1.     The burden on the defendant

2.     The interest of the forum state

3.     The plaintiff’s interest in a convenient forum

4.     Interstate efficiency

5.     Interstate policy


The state has an interest in protecting its citizens.


It’s as efficient to have the trial in Washington as anywhere else.


In summary, we get fair play, and there would be jurisdiction in Washington.  However, the Supreme Court says Washington does not have jurisdiction due to the tiny little forum selection clause.


The Shutes conceded that they had notice of the forum selection clause.  If the Shutes had argued that they had no idea what the contract said, they might have had a case based on the question of notice.


Stevens is critical of the fact that the Court doesn’t consider the notice issue.  He says the contract may be a “contract of adhesion”, or a “take it or leave it” contract.


Why does the majority decide that forum selection clauses are okay in this context?  They give three reasons, all in one category: policy, or making it work right from a systemic standpoint.


What are the cruise line’s interests in the enforcement of the clause?


1.     The cruise line carries passengers from everywhere, but they don’t want to be subject to suit everywhere.  But why will we allow them to limit where they’re liable?  We’re okay with allowing people to be liable if their goods go into the stream of commerce pretty much everywhere.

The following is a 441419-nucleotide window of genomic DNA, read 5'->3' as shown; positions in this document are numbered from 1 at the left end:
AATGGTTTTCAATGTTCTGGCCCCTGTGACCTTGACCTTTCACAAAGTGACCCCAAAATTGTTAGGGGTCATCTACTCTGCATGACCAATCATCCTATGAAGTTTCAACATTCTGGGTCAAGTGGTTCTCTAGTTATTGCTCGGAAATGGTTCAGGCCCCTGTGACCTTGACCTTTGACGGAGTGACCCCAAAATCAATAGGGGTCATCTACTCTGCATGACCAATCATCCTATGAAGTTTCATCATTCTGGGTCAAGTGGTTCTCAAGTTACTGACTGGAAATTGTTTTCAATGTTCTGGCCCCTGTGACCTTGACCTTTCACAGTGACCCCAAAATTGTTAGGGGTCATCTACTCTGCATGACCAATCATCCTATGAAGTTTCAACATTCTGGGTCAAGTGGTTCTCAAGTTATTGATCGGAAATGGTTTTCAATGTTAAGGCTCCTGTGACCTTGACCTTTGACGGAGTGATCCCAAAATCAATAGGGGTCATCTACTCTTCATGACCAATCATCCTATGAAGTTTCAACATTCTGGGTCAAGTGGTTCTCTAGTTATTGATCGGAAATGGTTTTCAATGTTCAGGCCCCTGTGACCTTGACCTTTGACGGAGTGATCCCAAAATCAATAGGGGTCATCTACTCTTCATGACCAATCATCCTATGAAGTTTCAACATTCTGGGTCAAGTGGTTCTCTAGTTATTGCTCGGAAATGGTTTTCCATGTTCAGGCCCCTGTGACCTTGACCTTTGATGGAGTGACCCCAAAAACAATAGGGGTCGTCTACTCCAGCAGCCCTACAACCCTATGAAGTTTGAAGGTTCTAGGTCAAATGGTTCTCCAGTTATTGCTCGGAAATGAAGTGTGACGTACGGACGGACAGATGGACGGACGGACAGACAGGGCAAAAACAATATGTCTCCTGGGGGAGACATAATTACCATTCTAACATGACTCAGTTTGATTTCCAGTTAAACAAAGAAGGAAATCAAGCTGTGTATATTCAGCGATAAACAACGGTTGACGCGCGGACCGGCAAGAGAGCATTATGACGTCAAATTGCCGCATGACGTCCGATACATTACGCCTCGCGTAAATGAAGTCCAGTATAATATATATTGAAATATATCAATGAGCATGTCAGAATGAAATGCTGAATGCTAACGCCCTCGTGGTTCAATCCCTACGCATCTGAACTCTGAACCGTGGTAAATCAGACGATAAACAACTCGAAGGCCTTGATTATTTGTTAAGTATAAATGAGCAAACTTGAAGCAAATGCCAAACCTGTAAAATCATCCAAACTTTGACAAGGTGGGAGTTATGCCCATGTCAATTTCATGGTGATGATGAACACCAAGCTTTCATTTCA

2.     Also, the judicial system has an interest in settling the jurisdiction question ahead of time.  In other words, it is efficient to have forum selection clauses.

3.     Passengers benefit from lower costs.  Fairman suggests that the Shutes probably weren’t sophisticated enough to make an informed economic calculation about the costs and risks of choosing a cruise line that would subject them to suit in a foreign forum.


The ultimate question is one of “fundamental fairness”.  We won’t allow the cruise line to select a forum with the purpose of discouraging legitimate lawsuits.


What if it was conceded that the plaintiffs did not have notice?  Is that part of fundamental fairness?  Sure.


Interesting procedural points in Carnival


We started out in Federal District Court in Washington, which found that there was jurisdiction and did not enforce the forum selection clause.  The Ninth Circuit originally reversed, but on rehearing, asked the Washington Supreme Court a question.  Here, there’s an unanswered question of state law, and the Circuit Court wanted to pose a certified question to the Washington Supreme Court who, as experts in their own state law, know what should be done.  The Washington Supreme Court says it’s okay and affirm, but then it goes to the United States Supreme Court and gets ultimately reversed.


Which of the cases that we’ve talked about already could have been settled with a forum selection clause?  How about in Asahi?  Could they have included a forum selection clause in their contract that they would settle their disputes in Taiwan or Japan?  Yeah, this would be an easy one if one of the companies had put a forum selection clause in there!  You could file a motion to dismiss based on the forum selection clause, and that’s that.


Basically, forum selection clauses are good law.”


Tomorrow, we’ll finish this up and then go on to Mullane, where notice is not assumed.